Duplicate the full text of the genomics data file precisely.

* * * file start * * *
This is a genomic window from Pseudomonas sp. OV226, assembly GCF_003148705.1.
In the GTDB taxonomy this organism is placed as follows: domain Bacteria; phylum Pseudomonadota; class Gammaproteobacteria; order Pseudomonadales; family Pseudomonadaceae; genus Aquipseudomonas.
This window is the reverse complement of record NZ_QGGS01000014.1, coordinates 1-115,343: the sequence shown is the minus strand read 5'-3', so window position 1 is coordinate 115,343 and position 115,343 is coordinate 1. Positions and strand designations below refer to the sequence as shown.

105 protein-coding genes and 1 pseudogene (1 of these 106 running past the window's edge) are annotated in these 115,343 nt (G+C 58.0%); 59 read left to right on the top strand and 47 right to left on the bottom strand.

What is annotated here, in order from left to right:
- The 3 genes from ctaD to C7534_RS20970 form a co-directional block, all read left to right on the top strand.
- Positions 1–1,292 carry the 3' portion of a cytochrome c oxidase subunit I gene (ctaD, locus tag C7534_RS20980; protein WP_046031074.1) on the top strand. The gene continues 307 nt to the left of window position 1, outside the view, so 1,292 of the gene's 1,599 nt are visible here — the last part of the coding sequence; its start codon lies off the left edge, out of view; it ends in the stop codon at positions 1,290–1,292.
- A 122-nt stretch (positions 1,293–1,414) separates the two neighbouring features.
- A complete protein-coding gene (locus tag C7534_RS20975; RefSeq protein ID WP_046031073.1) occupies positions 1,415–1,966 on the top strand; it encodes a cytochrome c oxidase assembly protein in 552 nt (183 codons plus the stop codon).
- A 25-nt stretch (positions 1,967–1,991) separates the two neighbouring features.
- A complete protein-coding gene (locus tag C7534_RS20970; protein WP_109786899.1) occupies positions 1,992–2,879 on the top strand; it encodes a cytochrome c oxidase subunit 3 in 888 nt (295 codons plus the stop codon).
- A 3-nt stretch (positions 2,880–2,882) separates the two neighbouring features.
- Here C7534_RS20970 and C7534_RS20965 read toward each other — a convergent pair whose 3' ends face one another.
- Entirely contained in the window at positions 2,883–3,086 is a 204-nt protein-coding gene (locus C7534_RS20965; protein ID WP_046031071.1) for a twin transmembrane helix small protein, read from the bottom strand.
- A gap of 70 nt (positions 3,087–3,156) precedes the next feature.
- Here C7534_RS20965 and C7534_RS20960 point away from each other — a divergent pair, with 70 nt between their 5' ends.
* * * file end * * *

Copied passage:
This is a genomic window from Pseudomonas sp. OV226, assembly GCF_003148705.1.
In the GTDB taxonomy this organism is placed as follows: domain Bacteria; phylum Pseudomonadota; class Gammaproteobacteria; order Pseudomonadales; family Pseudomonadaceae; genus Aquipseudomonas.
This window is the reverse complement of record NZ_QGGS01000014.1, coordinates 1-115,343: the sequence shown is the minus strand read 5'-3', so window position 1 is coordinate 115,343 and position 115,343 is coordinate 1. Positions and strand designations below refer to the sequence as shown.

105 protein-coding genes and 1 pseudogene (1 of these 106 running past the window's edge) are annotated in these 115,343 nt (G+C 58.0%); 59 read left to right on the top strand and 47 right to left on the bottom strand.

What is annotated here, in order from left to right:
- The 3 genes from ctaD to C7534_RS20970 form a co-directional block, all read left to right on the top strand.
- Positions 1–1,292 carry the 3' portion of a cytochrome c oxidase subunit I gene (ctaD, locus tag C7534_RS20980; protein WP_046031074.1) on the top strand. The gene continues 307 nt to the left of window position 1, outside the view, so 1,292 of the gene's 1,599 nt are visible here — the last part of the coding sequence; its start codon lies off the left edge, out of view; it ends in the stop codon at positions 1,290–1,292.
- A 122-nt stretch (positions 1,293–1,414) separates the two neighbouring features.
- A complete protein-coding gene (locus tag C7534_RS20975; RefSeq protein ID WP_046031073.1) occupies positions 1,415–1,966 on the top strand; it encodes a cytochrome c oxidase assembly protein in 552 nt (183 codons plus the stop codon).
- A 25-nt stretch (positions 1,967–1,991) separates the two neighbouring features.
- A complete protein-coding gene (locus tag C7534_RS20970; protein WP_109786899.1) occupies positions 1,992–2,879 on the top strand; it encodes a cytochrome c oxidase subunit 3 in 888 nt (295 codons plus the stop codon).
- A 3-nt stretch (positions 2,880–2,882) separates the two neighbouring features.
- Here C7534_RS20970 and C7534_RS20965 read toward each other — a convergent pair whose 3' ends face one another.
- Entirely contained in the window at positions 2,883–3,086 is a 204-nt protein-coding gene (locus C7534_RS20965; protein ID WP_046031071.1) for a twin transmembrane helix small protein, read from the bottom strand.
- A gap of 70 nt (positions 3,087–3,156) precedes the next feature.
- Here C7534_RS20965 and C7534_RS20960 point away from each other — a divergent pair, with 70 nt between their 5' ends.